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National Cloud BBQ on a Train Nightmare

A TechTarget writer has written an emotional rant against regulation of cloud computing. It’s thick with prose and allegory, perhaps to hide the fact that it has little to offer the reader in terms of logic and reason. Here’s a fine example:

The cloud train is rolling, and locomotives (and their engineers) do not appreciate it when morons in suits barge in and start pulling levers for no earthly good reason. I’m all for consumer privacy and commercial accountability; pass laws that simply forbid bad actions, not make technologists and enterprises jump through crazy hoops.

Simply forbid bad actions? What makes it so simple? No explanation of these simple laws is offered and they seem to contradict with his earlier argument.

First, he is asking for a blacklist, or a list of things that are disallowed. A whitelist would be a list of things allowed. There are flaws in both lists (and blacklists are especially hard to write well) so it’s best to have a balance of each.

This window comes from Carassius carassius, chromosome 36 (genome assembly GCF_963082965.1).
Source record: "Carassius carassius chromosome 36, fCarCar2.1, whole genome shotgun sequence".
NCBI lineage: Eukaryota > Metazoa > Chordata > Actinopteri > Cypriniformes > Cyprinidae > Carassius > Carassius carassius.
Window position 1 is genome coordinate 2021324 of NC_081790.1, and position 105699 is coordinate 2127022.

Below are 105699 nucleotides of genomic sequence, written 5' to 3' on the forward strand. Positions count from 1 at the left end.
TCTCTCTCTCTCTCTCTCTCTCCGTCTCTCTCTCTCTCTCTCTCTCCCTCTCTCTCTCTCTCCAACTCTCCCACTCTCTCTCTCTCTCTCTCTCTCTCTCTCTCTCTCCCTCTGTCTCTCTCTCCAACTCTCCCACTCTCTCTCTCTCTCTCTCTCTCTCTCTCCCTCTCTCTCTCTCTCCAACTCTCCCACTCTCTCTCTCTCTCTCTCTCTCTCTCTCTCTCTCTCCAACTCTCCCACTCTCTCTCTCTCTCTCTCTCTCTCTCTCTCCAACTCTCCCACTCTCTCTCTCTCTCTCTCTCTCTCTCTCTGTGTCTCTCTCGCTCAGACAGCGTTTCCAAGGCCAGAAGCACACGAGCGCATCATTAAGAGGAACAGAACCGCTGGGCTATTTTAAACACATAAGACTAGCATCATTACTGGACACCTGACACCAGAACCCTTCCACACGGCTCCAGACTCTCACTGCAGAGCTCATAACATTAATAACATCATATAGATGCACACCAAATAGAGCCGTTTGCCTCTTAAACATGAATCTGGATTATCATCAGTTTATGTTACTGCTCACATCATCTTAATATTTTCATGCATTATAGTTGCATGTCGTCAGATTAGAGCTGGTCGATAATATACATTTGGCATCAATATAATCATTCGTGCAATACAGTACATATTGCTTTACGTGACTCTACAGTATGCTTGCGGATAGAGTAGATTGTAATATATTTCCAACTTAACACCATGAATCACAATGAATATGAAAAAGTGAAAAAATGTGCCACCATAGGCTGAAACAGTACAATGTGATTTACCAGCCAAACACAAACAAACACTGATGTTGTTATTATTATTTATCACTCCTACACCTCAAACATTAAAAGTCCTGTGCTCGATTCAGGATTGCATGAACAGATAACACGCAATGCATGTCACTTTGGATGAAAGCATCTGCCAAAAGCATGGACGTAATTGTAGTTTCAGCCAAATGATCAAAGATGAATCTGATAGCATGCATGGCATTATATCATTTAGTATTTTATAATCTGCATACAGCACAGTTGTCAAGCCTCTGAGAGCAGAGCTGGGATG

Driving a car, for example, you will see signs that say “No right turn” as well as signs that say “Speed 55”. A car that makes a right turn is violating the blacklist, a car that drives more than 55 is violating the whitelist. Actually, to be more accurate, anyone who is driving a speed that is “safe and prudent for current conditions” is on the whitelist. Imagine an intersection that has a sign posted for every conceivable “bad action” with a vehicle and you will see why blacklists are not so simple.

Second, let’s say we go along with the author’s suggestion and only write blacklists, we still need cloud environments to accept them. The common way to audit a company for adoption of a rule is to review their written/documented policies. So it’s probably safe to say that the author intends for his “forbid bad actions” laws to be turned into company policy, which then needs to be audited. That turns out to be what is being proposed and yet what he is trying to complain about — a contradiction.